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Irvan Raises Awareness for Traumatic Brain Injury for Warriors in Transition
Rock Island Arsenal, Illinois: While participating in the Community Based Health Care Organization (CBHCO)-Wisconsin Region’s quarterly Muster nearly 70 Warriors in Transition from across a six-state region were all ears as former NASCAR driver Ernie Irvan talked of his legendary racing career that was cut short by two horrific crashes that nearly took his life. “Living with Traumatic Brain Injury (TBI) is tough” he tells his audience. “Sure I would rather be racing, any racer would, but the reality of it is my injuries just won’t allow that. So I decided to retire and do what I feel I can to make a difference.”
Race-2-Safety is a project Ernie has started which focuses on raising public awareness of traumatic brain injury and the preventive measures everyone can do to prevent it. Educating the audience with studies and statistics Ernie wasted no time using his own personal experiences to help the audience understand just how devastating head injury is. He credits track-side healthcare professionals with saving his life at Michigan International Speedway.
Traumatic brain injury, also called acquired brain injury or simply head injury, occurs when a sudden trauma causes damage to the brain. TBI can result when the head suddenly and violently hits an object, or when an object pierces the skull and enters brain tissue. Because little can be done to reverse the initial brain damage caused by trauma, medical personnel try to stabilize an individual with TBI and focus on preventing further injury. Moderately to severely injured patients receive rehabilitation that involves individually tailored treatment programs in the areas of physical therapy, occupational therapy, speech/language therapy, psychology/psychiatry, and social support. Approximately half of severely head-injured patients will need surgery to remove or repair ruptured blood vessels or bruised brain tissue. Irvan underwent several surgeries and procedures to recover from his injuries, including a very rare (at the time) eye procedure. Irvan states he still suffers double vision at varying degrees in one eye.
During his visit with soldier’s in the Medical Hold program Ernie spent time helping the veterans understand the recovery and life of a TBI survivor. “A brain injury is just as devastating, regardless of whether it came from an auto crash, bicycle accident or combat. No two will look the same on the MRI, and what is very different is each and every persons recovery”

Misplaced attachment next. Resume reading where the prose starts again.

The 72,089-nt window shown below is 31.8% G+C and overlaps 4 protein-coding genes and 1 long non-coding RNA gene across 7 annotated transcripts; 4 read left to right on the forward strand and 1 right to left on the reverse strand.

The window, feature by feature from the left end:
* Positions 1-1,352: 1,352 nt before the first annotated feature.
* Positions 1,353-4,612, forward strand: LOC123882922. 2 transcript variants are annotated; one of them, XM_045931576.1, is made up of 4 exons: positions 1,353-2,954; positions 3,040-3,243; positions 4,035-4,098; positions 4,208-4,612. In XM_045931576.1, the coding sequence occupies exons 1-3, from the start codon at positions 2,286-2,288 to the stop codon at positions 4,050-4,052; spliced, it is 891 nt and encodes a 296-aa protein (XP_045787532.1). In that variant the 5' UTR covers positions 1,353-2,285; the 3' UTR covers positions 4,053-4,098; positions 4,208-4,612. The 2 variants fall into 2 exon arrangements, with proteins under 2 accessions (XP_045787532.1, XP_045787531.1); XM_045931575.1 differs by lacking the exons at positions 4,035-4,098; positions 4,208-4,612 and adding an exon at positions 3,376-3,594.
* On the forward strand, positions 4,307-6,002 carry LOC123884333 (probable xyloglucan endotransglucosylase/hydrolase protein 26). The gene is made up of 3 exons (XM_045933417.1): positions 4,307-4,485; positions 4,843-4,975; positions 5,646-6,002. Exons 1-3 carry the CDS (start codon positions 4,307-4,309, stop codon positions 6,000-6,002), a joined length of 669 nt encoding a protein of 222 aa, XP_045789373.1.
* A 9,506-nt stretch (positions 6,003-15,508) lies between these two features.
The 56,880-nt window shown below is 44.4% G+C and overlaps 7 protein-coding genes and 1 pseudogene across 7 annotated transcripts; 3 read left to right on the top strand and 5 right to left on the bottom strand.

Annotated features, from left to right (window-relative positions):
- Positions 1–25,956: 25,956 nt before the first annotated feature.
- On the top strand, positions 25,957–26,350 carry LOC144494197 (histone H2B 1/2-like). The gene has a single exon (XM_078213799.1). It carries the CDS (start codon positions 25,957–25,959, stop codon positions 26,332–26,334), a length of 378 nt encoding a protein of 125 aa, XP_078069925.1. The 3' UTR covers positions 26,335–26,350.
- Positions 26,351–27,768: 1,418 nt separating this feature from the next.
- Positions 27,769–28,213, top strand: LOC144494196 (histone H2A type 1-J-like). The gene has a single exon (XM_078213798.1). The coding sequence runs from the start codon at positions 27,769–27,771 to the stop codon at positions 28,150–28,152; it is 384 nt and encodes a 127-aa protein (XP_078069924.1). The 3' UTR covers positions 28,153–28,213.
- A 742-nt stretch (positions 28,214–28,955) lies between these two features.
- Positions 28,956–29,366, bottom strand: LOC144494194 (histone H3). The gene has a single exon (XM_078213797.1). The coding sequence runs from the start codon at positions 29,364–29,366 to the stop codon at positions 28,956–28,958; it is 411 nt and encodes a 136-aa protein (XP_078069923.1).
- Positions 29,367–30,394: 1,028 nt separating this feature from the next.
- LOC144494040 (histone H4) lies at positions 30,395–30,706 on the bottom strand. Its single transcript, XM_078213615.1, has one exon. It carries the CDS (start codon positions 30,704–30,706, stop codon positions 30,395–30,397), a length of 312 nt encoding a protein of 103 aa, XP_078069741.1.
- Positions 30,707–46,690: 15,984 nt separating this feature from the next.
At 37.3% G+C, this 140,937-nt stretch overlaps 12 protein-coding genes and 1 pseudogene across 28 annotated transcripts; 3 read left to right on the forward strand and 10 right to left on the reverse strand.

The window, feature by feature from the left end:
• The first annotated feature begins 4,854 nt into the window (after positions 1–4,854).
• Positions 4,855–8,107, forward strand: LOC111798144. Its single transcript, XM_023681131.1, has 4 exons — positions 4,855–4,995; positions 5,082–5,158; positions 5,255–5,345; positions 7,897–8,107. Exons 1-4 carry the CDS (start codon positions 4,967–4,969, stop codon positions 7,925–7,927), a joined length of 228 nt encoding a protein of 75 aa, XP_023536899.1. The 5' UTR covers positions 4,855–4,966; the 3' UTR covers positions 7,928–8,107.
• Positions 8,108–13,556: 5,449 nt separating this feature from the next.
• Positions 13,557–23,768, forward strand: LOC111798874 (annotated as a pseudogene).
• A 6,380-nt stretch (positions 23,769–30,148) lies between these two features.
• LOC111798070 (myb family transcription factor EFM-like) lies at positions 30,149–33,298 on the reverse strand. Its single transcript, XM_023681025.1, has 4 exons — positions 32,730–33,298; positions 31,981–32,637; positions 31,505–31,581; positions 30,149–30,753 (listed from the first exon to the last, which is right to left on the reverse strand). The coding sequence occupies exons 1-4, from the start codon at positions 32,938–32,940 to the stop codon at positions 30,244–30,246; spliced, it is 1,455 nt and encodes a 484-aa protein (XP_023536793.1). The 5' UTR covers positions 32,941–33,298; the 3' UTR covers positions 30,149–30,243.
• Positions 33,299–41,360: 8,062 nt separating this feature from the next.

Irvan also told the audience how much he respects veterans for who they are, and what they do for our country. “Every time I see a service member in fatigues or a uniform of our Armed Forces, I immediately think respect.” He opened his presentation with, “First and foremost I thank you for what you do to protect our freedom and our country”.
At times during Irvan’s presentation you could have heard a pin drop as soldiers and families absorbed the life experiences of one of the Top 50 drivers in NASCAR history, (as voted by the racing community).
Every quarter CBHCO-Wisconsin hosts these “Musters” which are designed to enable those medical hold soldiers preparing for release from active duty to learn of their veterans benefits, programs and services as they transition from active duty to citizen soldier. Transition Assistance Advisors from each of the six states within the region lead a three-hour block of the week long conference that introduces the veteran and family to resources such as Employer Support for the Guard and Reserve, Veterans Health and Benefits Administrations, Vet Centers, and the US Department of Labor. Each of these agencies is also present to provide one on one counseling service to recovering veterans and their families.
Ernie’s presence brought the realism of the challenges of daily living with TBI directly to those who will join him in enduring this battle for the remainder of their lives. “There is no doubt we are witnessing the beginning of the healing process this week” said an Indiana soldier “Ernie was very inspiring, the TAA’s are awesome and the CBHCO cadre rocks”.